Even though Licklider showed in his article some of the benefits of distributed computing, it was impossible to predict how advanced these services would be. For example, in a few seconds you can create a virtual machine (VM), a super-fast computer with everything an individual or a corporation needs. However, it is a virtual machine, i.e. a virtual computer.

Other scientists at the time, such as John Backus – the inventor of the FORTRAN language – had already predicted that it would be possible to share time on a large computer, so that it could be used as if it were a collection of several smaller computers. Just like VMs.

In the time between then and now, computing has developed and expanded to offer resources to more and more people. Time-sharing has evolved into virtual machines, which are complete computers for whatever purpose the user wishes.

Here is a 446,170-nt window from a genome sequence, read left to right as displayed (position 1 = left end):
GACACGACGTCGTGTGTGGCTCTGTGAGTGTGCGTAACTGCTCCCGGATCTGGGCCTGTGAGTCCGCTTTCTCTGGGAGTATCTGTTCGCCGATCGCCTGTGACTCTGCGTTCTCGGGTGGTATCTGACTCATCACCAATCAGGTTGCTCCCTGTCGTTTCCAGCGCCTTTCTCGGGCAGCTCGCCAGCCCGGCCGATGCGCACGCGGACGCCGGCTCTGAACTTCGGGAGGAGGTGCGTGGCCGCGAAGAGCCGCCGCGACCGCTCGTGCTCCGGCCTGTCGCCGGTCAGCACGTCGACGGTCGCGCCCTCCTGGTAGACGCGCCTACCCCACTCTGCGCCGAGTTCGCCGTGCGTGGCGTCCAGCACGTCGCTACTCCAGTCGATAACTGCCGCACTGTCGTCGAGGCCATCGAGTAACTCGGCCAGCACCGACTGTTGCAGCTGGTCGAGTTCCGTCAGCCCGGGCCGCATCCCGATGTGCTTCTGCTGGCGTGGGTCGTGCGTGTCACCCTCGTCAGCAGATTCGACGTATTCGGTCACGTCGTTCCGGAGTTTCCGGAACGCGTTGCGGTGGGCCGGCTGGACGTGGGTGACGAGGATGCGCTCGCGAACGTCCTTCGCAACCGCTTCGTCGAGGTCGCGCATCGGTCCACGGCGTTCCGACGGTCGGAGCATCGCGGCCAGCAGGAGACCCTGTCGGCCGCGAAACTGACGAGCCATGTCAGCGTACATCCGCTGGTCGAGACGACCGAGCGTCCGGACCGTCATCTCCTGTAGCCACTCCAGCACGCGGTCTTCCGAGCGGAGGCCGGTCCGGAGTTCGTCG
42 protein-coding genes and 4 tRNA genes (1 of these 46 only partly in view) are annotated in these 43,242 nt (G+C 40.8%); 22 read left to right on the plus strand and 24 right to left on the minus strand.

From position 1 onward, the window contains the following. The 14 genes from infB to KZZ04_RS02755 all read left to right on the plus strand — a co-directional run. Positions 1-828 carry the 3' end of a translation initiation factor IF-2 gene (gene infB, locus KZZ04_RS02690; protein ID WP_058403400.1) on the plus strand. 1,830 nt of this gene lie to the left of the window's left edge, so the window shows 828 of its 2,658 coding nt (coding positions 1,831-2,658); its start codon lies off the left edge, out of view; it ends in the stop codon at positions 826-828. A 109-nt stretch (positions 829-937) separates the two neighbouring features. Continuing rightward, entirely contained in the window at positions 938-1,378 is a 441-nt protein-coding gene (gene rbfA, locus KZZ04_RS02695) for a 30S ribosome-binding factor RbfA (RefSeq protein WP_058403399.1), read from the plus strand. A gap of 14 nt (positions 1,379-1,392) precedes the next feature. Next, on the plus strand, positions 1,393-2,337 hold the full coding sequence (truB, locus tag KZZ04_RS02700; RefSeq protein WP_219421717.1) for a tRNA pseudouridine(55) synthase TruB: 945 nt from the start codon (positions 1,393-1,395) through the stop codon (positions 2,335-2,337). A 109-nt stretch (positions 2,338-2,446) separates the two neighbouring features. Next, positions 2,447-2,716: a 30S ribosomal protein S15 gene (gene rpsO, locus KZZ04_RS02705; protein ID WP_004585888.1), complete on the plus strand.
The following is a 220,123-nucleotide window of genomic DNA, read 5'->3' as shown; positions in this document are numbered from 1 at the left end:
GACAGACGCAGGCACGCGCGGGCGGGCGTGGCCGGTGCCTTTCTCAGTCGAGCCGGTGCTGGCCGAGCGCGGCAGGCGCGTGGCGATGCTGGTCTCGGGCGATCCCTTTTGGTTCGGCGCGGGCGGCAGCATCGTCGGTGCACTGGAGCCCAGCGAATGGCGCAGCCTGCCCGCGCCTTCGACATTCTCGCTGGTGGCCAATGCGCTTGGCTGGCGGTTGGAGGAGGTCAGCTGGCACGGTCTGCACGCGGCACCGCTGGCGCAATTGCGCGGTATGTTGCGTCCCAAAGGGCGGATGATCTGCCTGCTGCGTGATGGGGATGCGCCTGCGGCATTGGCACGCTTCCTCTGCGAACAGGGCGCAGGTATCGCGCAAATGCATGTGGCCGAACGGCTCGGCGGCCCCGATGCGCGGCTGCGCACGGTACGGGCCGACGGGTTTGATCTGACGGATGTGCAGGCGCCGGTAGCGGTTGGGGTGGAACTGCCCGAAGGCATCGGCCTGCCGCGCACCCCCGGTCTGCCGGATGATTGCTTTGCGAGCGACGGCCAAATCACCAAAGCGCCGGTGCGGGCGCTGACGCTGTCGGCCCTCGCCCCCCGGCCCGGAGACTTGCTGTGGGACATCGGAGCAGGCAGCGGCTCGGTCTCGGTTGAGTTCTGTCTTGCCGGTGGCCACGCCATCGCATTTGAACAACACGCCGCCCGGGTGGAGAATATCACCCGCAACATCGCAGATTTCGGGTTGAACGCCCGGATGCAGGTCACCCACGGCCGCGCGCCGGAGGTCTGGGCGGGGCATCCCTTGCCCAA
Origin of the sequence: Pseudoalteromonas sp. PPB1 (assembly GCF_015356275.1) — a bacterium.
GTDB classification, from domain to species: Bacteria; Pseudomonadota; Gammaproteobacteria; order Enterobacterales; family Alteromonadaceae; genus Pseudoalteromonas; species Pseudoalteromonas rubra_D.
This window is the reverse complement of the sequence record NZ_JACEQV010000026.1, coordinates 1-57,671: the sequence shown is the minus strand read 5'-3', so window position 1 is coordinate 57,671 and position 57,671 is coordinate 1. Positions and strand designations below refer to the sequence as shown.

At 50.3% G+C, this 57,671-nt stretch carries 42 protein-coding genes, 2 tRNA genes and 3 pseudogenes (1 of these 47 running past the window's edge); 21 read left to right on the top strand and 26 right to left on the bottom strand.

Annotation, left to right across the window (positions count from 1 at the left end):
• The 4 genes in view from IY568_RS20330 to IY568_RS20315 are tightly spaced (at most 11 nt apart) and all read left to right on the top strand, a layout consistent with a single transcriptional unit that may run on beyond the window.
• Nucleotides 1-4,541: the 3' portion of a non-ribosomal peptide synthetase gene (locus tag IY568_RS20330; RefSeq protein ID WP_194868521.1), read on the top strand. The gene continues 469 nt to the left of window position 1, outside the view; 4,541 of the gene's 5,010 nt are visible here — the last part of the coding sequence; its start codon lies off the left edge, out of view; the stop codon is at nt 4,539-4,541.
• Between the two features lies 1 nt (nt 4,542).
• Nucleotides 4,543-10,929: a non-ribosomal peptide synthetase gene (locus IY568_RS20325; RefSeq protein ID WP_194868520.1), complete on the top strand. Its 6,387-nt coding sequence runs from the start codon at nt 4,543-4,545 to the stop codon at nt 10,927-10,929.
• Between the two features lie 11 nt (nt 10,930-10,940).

Affordable hardware and evolving networks

In the same period, two phenomena occurred: the cheapening of hardware and the evolution of telecommunications and network technologies. Approximately every two years, processors doubled in processing capacity, while their costs fell. At the same time, telecommunications have become increasingly digital, faster and cheaper.

All this combined has allowed large corporations to create data centers for their exclusive use. One of these corporations, which was developing data centers for its global e-commerce operations, had resources with on-demand elasticity in processing, memory and storage at its fingertips. In 2003, it concluded that it could offer these resources to developers and companies that preferred to use them remotely, rather than buying new computers. It was much cheaper.

These resources were somewhere on the Internet, and users couldn’t tell exactly where. This is how cloud computing was born, which the company began marketing in 2006. And so the first public cloud was created.

Cloud adoption has been progressive